14. 14.   14      community   level”.   Two   years   earlier,   Michel   Danet,   then   Secretary   General   of   the   World  Customs   Organization   (WCO),   had   already   reached   similar   conclusions.   He   argued   that  the  combination  of  overly  restrictive  TRIPS  agreements  and  the  lack  of  effective  industrial  property   protection   in   more   than   60   countries   in   the   world,   rendered   European   rights   on  intellectual  protection  impractical.  Faced  with  this  lack  of  cohesion,  counterfeit  offenders,  generally   from   a   background   of   organized   crime,   have   all   the   financial   and   organizational  facilities  to  get  around  obstacles.    Although   the   defence   of   trademark   rights   is   synonymous   with   consumer   protection,  Jacques  Toubon  also  recognizes  that  the  fight  against  counterfeiting  must  result  in  direct  action   on   consumer   protection:   “this   should,   for   example,   include   law   enforcement   action  to   ensure   food   and   health   safety   and   should   not   just   be   limited   to   the   protection   of  intellectual  or  industrial  property”.      The  harmonization  of  criminal  law  and  consumer  protection  are  two  subjects  that  require  further  consideration.      Harmonization  of  criminal  law    Criminal  sanctions  are  dependent  on  the  danger  posed  by  a  counterfeit  product  and  the  issues  that  this  raises  on  a  legal  and  practical  level.  Counterfeiting,  by  definition,  violates  the  rights  of  right  holders,  but  they  need  to  provide  proof  of  the  danger  implied.  But  this  leads   to   the   question   of   how   this   should   be   gauged.   Should   the   presumption   of   danger   be  applied  de  facto  or  would  this  work  against  the  right  holder’s  interests?  This  would  raise  questions   about   the   genuine   product.   A   medicine,   for   example,   can   be   dangerous   if   the  prescribed  dosage  is  not  respected  or  if  it  is  not  adapted  to  a  specific  pathology;  it  can  also  be  dangerous,  due  to  its  secondary  effects.  If  the  right  holder  provides  private  evidence,  he   will   be   disinclined   to   expose   the   danger   of   his   product.   Moreover,   how   far   should  evidence   be   taken:   is   a   comparison   of   the   counterfeit   product   with   the   genuine   product  acceptable?  And  in  that  case,  what  about  the  possible  dangers  linked  to  a  genuine  product,  such  as  the  secondary  effects  of  a  medicine?    Customs   authorities   in   certain   countries   already   apply   heavier   customs   sanctions   to  dangerous  counterfeits,  without  having  elicited  a  reaction  from  the  judiciary.      All   this   is   generally   treated   in   terms   of   intellectual   property   law   rather   than   using   a   more  appropriate   legal   arsenal   to   supplement   the   intellectual   property   code.   In   theory,   in   the  case  of  dangerous  material  goods,  it  is  not  the  right  holder  that  should  intervene  first,  but  the   public   authorities.   The   focus   should   not   be   on   the   violation   of   intellectual   property  rights,  but  on  the  intention  to  harm  another  person’s  life  through  the  danger  posed  by  the  suspected   counterfeit   product.   Moreover,   the   limitations   of   seizures   and   legal  proceedings,  observed  in  recent  years,  speak  in  favour  of  a  more  nuanced  implementation  of  intellectual  property  legislation.  These  limitations  are  largely  the  result  of  conflicts  of  interest   between   the   right   holders   and   public   authorities   when   qualifying   the   act   of  counterfeiting.  It  is  not  uncommon  for  right  holders  to  try  to  come  to  a  friendly  settlement  with  the  counterfeiter  to  receive  rapid  compensation  and  avoid  long  and  expensive  legal  proceedings.   Nor   is   it   uncommon   for   trademark   owners   to   be   unwilling   to   bring   high-­‐profile  hazards  to  the  public  knowledge  (the  pharmaceutical  industry  kept  the  facts  about  the  counterfeiting  of  its  brand-­‐name  medicines  hidden  for  a  long  time  and  the  agri-­‐food  Copyright-­‐   This   confidential   report   is   the   Intellectual   property   of   the   WAITO   Foundation   all   rights   reserved.   No   part   of   this   publication  may  be  reproduced  or  diffused  under  any  form  or  by  any  means,  including  photocopies  and  recordings,  or  by  any  information  storage  or  recovery  system.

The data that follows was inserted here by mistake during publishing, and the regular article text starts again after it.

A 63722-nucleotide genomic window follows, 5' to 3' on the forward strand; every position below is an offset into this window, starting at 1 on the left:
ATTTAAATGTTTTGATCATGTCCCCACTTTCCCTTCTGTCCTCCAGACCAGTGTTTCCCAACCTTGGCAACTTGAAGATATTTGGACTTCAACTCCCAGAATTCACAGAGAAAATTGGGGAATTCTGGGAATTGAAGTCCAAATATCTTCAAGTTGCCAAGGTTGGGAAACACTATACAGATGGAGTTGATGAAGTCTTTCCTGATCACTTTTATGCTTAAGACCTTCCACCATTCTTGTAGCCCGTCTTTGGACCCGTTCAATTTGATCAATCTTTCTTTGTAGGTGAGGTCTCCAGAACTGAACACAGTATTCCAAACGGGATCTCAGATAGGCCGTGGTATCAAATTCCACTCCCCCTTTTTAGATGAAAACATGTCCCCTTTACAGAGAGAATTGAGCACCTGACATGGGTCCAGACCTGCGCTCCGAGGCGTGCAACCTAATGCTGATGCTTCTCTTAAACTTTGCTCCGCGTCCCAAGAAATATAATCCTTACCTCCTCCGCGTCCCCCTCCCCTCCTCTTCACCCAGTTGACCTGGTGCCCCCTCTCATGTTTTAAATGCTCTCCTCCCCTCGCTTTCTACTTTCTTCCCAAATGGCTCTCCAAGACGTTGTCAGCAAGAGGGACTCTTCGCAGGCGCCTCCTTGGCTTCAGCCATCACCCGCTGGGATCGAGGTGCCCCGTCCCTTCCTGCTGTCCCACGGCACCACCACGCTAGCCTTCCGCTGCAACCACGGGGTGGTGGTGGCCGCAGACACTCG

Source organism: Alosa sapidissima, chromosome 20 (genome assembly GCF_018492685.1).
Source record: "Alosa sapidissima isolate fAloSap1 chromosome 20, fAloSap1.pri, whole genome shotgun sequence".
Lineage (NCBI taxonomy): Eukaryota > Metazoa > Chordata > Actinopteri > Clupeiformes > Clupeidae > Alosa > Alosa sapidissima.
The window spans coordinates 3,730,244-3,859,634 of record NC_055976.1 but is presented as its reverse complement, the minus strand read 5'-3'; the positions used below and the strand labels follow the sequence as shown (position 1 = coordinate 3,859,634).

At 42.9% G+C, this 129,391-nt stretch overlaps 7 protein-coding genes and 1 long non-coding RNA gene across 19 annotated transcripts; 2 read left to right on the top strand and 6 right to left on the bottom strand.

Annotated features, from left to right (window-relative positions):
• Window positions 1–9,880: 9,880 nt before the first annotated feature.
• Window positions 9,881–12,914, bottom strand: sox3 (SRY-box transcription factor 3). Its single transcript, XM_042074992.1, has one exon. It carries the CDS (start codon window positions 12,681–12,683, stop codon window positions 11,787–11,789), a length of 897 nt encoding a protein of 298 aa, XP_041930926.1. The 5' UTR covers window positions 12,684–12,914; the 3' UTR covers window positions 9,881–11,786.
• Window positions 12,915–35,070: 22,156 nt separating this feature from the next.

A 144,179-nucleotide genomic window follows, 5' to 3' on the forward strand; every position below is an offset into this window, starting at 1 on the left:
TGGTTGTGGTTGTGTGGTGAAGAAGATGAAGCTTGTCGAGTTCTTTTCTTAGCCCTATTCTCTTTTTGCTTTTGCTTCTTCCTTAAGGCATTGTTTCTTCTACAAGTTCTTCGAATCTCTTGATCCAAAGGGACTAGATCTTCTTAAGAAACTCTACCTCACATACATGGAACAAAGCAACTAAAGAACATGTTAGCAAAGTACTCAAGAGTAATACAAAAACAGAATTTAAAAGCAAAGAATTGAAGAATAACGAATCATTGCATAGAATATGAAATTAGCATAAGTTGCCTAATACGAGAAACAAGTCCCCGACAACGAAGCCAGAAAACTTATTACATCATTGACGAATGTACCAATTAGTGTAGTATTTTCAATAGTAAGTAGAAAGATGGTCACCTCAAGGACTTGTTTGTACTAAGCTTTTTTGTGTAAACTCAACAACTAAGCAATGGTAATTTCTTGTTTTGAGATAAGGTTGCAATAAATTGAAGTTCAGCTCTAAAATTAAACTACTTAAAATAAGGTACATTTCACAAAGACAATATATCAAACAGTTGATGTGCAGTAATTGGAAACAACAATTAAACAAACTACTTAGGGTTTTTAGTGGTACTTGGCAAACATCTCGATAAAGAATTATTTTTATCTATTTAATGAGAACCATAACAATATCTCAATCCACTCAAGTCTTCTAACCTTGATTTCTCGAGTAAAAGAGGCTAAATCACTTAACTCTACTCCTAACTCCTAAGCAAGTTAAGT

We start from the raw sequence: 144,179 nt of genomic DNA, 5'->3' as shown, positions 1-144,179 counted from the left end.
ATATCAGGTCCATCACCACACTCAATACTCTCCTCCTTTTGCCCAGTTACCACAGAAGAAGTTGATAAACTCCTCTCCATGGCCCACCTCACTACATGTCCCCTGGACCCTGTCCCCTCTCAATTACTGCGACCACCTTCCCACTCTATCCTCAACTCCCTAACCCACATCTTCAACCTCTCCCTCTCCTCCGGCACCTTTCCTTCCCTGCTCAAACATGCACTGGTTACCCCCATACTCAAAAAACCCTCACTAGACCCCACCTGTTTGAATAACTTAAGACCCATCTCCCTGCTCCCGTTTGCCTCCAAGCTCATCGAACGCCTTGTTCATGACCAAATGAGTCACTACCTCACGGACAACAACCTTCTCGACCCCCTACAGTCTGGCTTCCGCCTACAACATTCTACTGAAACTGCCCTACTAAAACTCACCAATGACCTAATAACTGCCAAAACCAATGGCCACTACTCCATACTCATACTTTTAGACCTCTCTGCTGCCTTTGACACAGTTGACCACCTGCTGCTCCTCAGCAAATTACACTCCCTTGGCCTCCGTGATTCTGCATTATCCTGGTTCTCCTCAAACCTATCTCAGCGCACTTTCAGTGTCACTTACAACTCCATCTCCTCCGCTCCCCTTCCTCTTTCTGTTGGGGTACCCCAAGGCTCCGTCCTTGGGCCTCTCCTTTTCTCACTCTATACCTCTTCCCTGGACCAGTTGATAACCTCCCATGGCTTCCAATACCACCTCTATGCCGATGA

15. 15.   15      industry   continues   to   keep   cases   of   dangerous   counterfeits   secret).   This   is   not   to   mention  the   fear   of   customs   authorities   and   right   holders   of   being   sued   for   unjustified  infringement  proceedings;  nor  of  weak  intellectual  property  claims  being  disputed  or  the  possibility  of  losing  a  case  for  lack  of  control  over  supply  and  sub-­‐contracting  channels.      With  only  minimal  coherence  between  national  practices,  how  can  the  issue  of  seizures  be  resolved?   How   can   effective   action   be   taken   without   the   cooperation   and   evident  expertise   of   right   holders?   How   can   more   dissuasive   criminal   sentences   be   imposed  without  having  to  show  evidence  of  a  link  to  organized  crime?      Obstacles  to  implementation:  “key”  examples    To  understand  the  situation  on  the  ground,  it  is  important  to  consider  two  key  examples:   • the  “syndrome  of  the  customs  officer  in  a  goods  port”   • the  judge  and  the  demonstration  of  proof    The  “syndrome  of  the  customs  officer  in  a  goods  port”    The   intervention   procedure   of   the   customs   authorities,   at   least   in   Europe,   requires   a  certain   level   of   responsiveness,   largely   due   to   time   restrictions.   Seizures   are   generally  made  after  a  detention  at  customs,  with  the  exception  of  certain  European  Union  Member  States,   such   as   France,   that   immediately   seize   the   products   of   certain   trademarks.   The  customs   officers   are   therefore   dependent   on   the   right   holders   who   must   identify,  authenticate  and  confirm  the  counterfeit.      The   procedure   is   generally   the   following:   when   Customs   detect   products   that   they  suspect   of   counterfeiting,   they   search   for   the   right   holders   and   notify   them   of   the  suspicion   of   counterfeiting.   Experts   appointed   by   the   right   holders   go   to   the   customs  control   post   and   confirm   or   rejects   the   counterfeiting   claim   counterfeiting   in   a   verbal  statement.   This   confirmation   results   in   detention   at   Customs,   or   a   customs   seizure  depending   on   the   type   of   counterfeited   right   (trademarks,   designs   and   models,   copyright,  patents,   etc.).   Then   a   preventive   seizure   order   must   be   requested   from   the   local   public  prosecutor’s  office  and  it  must  be  implemented  within  a  set  period  (10  days  for  ordinary  goods  and  three  days  for  perishable  goods)  after  the  detention  at  customs.    In  the  event  of  a  customs  seizure,  a  summons  must  be  issued  or  a  criminal  complaint  filed  against  the  counterfeiter  or  the  distributor  of  counterfeit  products,  almost  simultaneously.  There  is  always  time  to  file  civil  proceedings  if  this  was  not  done  when  the  case  was  filed.    The  “syndrome  of  a  customs  official  in  a  goods  port”  is  indicative  of  the  impracticality  lack  of   this   procedure.   If   we   take,   for   example,   the   port   of   Antwerp,   158   million   tonnes   of  goods   (2009)   in   thousands   of   containers   arrive   there   every   day.   A   small   group   of  authorized   customs   officers   must   examine   the   manifestos6  transferred   by   the   transporter  onto   their   computer   network,   identify   any   anomalies,   compare   them   with   any   on-­‐going  investigations,   find   the   suspected   containers   and   select   only   a   few   of   them   due   to   time  restrictions  and  the  available  means  of  identification.                                                                                                                    6  Transport  documents.    Copyright-­‐   This   confidential   report   is   the   Intellectual   property   of   the   WAITO   Foundation   all   rights   reserved.   No   part   of   this   publication  may  be  reproduced  or  diffused  under  any  form  or  by  any  means,  including  photocopies  and  recordings,  or  by  any  information  storage  or  recovery  system.